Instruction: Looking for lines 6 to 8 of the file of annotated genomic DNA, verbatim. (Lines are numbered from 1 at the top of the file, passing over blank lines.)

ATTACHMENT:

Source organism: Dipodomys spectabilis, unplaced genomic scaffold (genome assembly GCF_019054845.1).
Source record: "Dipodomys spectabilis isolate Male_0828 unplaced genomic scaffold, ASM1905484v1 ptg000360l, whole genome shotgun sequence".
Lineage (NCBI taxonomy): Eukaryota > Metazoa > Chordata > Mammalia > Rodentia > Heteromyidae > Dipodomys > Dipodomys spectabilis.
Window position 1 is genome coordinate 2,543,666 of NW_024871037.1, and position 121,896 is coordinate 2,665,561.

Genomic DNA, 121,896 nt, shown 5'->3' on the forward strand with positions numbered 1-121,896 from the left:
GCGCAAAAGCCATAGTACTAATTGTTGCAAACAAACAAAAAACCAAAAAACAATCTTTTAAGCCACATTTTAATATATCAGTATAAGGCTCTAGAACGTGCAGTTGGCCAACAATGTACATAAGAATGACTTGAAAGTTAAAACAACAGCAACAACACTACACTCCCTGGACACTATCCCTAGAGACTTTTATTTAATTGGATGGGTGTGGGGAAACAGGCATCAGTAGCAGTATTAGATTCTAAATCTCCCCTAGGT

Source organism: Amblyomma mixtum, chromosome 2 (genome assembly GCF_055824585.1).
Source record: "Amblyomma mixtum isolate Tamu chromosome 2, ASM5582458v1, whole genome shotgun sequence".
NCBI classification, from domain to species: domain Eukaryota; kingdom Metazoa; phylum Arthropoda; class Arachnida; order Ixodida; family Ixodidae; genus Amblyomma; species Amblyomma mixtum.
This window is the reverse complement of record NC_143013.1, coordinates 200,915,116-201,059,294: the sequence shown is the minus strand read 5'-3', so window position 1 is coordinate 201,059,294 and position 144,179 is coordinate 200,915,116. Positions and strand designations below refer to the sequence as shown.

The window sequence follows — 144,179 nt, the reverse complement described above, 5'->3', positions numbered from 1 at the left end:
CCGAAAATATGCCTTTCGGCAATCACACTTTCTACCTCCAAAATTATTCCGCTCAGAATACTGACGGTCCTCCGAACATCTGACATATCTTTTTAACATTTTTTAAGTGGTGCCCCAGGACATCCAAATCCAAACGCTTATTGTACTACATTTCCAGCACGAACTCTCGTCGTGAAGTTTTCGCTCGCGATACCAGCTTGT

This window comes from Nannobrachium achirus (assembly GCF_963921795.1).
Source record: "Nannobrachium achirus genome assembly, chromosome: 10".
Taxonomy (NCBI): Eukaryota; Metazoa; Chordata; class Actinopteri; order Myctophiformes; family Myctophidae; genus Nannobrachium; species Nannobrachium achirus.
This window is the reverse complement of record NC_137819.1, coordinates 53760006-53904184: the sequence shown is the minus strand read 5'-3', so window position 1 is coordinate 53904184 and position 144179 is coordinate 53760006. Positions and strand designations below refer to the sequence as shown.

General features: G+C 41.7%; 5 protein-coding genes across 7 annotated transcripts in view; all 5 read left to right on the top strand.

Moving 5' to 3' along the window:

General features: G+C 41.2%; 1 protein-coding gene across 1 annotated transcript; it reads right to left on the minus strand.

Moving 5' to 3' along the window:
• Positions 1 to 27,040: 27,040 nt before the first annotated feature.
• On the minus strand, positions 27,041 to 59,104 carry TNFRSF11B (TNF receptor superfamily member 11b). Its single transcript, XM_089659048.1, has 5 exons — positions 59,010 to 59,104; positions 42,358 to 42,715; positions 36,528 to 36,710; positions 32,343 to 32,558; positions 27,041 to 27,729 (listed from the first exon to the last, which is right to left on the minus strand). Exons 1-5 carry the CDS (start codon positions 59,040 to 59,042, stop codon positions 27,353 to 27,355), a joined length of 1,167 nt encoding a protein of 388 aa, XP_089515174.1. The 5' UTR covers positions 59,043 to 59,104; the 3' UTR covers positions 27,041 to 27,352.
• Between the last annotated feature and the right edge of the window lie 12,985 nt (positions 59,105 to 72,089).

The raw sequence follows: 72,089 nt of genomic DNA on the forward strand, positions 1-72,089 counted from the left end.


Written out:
GCGCAAAAGCCATAGTACTAATTGTTGCAAACAAACAAAAAACCAAAAAACAATCTTTTAAGCCACATTTTAATATATCAGTATAAGGCTCTAGAACGTGCAGTTGGCCAACAATGTACATAAGAATGACTTGAAAGTTAAAACAACAGCAACAACACTACACTCCCTGGACACTATCCCTAGAGACTTTTATTTAATTGGATGGGTGTGGGGAAACAGGCATCAGTAGCAGTATTAGATTCTAAATCTCCCCTAGGT

Source organism: Amblyomma mixtum, chromosome 2 (genome assembly GCF_055824585.1).
Source record: "Amblyomma mixtum isolate Tamu chromosome 2, ASM5582458v1, whole genome shotgun sequence".